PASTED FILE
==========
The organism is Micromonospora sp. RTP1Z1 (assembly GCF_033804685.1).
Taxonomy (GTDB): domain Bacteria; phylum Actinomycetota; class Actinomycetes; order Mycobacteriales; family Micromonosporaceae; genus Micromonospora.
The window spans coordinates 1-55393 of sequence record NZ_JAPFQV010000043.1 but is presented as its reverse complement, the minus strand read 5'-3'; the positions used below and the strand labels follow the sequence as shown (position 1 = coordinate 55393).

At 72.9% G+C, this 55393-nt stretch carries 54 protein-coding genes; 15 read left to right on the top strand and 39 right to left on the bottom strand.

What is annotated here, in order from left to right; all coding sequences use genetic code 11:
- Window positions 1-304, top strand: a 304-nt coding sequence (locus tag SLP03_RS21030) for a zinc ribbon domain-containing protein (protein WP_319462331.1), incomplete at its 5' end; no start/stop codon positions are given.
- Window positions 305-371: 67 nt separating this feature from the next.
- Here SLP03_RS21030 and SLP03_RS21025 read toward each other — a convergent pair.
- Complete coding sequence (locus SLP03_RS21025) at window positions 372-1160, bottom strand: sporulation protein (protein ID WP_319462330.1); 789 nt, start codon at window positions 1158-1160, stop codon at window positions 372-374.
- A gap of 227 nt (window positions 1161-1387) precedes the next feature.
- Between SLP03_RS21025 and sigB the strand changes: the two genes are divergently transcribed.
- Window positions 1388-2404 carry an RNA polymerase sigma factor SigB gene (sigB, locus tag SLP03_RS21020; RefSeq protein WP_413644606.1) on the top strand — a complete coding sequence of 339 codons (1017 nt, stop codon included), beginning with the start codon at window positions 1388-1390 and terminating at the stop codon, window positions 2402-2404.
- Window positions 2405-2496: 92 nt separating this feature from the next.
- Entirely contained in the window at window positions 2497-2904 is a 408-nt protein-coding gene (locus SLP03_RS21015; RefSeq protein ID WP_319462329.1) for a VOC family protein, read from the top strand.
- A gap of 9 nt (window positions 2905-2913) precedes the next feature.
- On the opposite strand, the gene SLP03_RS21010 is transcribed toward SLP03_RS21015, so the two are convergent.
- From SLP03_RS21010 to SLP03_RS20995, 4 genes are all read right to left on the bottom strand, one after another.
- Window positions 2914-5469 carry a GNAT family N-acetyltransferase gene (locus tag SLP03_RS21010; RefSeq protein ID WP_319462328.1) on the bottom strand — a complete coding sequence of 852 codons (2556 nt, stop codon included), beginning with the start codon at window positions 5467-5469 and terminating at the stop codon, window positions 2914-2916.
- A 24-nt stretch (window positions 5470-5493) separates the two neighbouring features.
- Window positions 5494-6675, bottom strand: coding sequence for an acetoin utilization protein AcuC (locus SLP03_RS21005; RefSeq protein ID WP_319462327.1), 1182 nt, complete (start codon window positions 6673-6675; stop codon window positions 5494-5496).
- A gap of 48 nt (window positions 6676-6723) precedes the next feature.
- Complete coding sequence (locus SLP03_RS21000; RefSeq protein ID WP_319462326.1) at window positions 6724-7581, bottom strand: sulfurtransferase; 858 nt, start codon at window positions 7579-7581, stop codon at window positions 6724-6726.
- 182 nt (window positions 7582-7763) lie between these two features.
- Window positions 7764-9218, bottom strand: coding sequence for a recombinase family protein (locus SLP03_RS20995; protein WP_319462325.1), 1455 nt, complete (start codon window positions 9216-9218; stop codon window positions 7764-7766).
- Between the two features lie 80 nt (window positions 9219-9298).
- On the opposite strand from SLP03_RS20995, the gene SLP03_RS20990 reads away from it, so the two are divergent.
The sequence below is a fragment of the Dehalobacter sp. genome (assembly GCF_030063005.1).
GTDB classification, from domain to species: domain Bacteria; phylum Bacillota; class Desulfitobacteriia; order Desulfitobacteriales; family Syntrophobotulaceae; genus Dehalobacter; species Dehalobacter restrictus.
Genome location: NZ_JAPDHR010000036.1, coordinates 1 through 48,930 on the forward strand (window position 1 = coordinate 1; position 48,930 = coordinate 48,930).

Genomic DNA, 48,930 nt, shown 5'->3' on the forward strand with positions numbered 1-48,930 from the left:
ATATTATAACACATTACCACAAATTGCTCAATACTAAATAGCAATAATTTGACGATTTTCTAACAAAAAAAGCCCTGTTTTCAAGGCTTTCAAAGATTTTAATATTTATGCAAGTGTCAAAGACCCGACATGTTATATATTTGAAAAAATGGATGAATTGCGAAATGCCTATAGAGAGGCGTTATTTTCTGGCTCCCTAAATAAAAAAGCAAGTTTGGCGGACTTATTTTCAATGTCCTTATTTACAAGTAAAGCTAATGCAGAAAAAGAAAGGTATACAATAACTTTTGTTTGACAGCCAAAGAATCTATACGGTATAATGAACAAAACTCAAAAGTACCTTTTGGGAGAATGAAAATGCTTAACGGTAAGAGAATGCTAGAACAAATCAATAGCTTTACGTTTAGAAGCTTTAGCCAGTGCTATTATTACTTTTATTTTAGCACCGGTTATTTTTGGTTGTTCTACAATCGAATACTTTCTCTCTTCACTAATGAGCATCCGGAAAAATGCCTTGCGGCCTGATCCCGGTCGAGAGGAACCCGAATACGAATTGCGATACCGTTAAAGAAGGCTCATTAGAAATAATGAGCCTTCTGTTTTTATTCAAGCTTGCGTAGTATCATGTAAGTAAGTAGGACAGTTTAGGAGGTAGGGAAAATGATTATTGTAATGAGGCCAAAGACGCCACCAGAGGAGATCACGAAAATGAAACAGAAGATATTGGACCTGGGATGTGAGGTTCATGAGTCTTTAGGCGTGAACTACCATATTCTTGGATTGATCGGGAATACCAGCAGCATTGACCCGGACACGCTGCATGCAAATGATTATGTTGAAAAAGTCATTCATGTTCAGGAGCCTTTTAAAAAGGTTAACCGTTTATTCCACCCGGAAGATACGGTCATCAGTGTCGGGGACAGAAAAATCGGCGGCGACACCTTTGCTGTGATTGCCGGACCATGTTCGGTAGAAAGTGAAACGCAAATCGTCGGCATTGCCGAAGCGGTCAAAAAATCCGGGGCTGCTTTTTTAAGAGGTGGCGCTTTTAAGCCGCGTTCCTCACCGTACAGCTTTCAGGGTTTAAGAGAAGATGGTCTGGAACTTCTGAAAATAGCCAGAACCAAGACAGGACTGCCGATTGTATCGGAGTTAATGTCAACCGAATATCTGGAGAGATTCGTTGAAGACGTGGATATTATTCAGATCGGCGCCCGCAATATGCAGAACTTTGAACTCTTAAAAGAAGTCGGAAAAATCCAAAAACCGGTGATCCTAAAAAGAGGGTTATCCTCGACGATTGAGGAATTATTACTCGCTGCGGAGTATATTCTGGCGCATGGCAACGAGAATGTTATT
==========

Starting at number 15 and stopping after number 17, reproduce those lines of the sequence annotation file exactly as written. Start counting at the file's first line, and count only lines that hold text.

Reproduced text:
- A gap of 9 nt (window positions 2905-2913) precedes the next feature.
- On the opposite strand, the gene SLP03_RS21010 is transcribed toward SLP03_RS21015, so the two are convergent.
- From SLP03_RS21010 to SLP03_RS20995, 4 genes are all read right to left on the bottom strand, one after another.